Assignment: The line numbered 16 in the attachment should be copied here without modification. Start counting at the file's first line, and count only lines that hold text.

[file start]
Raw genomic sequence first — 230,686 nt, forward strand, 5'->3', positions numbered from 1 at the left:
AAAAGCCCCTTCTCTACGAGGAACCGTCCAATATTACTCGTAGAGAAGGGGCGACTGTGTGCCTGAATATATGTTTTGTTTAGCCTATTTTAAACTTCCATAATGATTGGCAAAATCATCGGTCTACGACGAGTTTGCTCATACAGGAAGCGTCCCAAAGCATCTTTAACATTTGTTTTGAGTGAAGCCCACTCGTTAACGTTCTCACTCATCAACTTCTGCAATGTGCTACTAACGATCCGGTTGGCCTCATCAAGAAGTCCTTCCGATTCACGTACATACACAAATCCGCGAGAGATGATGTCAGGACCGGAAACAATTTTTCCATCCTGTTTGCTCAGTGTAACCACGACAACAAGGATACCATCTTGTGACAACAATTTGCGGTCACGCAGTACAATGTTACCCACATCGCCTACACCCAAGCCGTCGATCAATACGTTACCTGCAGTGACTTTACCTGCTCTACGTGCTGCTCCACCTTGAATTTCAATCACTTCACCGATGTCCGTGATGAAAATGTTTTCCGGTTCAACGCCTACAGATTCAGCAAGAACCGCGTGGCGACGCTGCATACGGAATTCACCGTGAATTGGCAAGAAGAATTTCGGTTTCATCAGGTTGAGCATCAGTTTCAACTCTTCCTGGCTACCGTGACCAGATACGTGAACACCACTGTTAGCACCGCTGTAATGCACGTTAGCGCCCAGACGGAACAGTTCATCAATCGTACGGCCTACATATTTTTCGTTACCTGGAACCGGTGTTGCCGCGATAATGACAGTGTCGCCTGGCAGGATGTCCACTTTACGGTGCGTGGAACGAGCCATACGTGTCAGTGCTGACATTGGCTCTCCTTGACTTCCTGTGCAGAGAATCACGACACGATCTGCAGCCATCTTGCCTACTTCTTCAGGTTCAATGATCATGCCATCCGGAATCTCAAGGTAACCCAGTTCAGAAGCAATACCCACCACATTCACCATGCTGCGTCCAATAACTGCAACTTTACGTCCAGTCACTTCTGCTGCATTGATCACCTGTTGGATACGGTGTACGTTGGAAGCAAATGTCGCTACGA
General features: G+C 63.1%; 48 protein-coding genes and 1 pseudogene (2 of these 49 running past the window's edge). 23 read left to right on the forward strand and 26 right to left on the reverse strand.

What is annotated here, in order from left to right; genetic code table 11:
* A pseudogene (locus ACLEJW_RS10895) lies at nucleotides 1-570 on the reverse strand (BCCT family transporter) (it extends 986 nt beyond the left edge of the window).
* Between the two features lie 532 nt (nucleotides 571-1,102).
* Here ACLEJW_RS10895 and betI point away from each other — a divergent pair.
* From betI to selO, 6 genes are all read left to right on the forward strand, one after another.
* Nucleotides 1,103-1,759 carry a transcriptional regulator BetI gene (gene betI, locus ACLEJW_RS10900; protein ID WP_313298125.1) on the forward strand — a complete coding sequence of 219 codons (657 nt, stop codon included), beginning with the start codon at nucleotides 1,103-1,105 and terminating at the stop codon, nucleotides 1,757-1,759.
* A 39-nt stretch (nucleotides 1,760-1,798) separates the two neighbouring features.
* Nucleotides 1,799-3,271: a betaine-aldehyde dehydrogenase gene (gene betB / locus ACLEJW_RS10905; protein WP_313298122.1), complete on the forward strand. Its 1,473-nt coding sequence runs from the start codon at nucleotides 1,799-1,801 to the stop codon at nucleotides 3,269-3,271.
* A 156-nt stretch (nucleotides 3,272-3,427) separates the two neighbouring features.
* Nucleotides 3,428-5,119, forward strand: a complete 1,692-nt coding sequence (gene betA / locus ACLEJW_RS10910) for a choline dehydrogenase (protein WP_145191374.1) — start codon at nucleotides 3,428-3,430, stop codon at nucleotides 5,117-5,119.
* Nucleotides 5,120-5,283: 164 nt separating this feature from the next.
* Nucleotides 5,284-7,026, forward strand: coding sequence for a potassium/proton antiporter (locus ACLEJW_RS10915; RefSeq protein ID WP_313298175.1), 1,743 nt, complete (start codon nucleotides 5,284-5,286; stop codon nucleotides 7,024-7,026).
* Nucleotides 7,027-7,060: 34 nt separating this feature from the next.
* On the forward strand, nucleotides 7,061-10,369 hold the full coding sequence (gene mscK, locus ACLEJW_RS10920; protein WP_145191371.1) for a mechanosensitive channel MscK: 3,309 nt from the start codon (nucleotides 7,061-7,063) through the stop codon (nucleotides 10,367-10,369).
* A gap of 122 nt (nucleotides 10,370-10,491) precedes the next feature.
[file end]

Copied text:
* Nucleotides 7,027-7,060: 34 nt separating this feature from the next.